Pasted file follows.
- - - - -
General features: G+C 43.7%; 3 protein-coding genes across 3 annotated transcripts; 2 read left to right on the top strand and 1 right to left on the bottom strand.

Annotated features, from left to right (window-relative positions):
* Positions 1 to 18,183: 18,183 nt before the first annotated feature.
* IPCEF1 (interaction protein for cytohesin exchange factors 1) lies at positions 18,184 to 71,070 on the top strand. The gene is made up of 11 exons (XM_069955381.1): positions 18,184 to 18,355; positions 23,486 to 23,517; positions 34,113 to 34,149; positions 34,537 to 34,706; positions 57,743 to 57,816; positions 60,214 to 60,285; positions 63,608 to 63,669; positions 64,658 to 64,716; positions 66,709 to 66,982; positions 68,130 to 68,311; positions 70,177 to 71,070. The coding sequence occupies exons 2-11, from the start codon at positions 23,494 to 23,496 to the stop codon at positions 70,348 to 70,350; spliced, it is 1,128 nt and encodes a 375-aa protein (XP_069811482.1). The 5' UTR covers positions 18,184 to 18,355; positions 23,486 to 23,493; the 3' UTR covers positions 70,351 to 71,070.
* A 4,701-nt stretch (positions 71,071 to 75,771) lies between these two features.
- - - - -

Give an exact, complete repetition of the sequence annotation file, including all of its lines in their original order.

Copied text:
General features: G+C 43.7%; 3 protein-coding genes across 3 annotated transcripts; 2 read left to right on the top strand and 1 right to left on the bottom strand.

Annotated features, from left to right (window-relative positions):
* Positions 1 to 18,183: 18,183 nt before the first annotated feature.
* IPCEF1 (interaction protein for cytohesin exchange factors 1) lies at positions 18,184 to 71,070 on the top strand. The gene is made up of 11 exons (XM_069955381.1): positions 18,184 to 18,355; positions 23,486 to 23,517; positions 34,113 to 34,149; positions 34,537 to 34,706; positions 57,743 to 57,816; positions 60,214 to 60,285; positions 63,608 to 63,669; positions 64,658 to 64,716; positions 66,709 to 66,982; positions 68,130 to 68,311; positions 70,177 to 71,070. The coding sequence occupies exons 2-11, from the start codon at positions 23,494 to 23,496 to the stop codon at positions 70,348 to 70,350; spliced, it is 1,128 nt and encodes a 375-aa protein (XP_069811482.1). The 5' UTR covers positions 18,184 to 18,355; positions 23,486 to 23,493; the 3' UTR covers positions 70,351 to 71,070.
* A 4,701-nt stretch (positions 71,071 to 75,771) lies between these two features.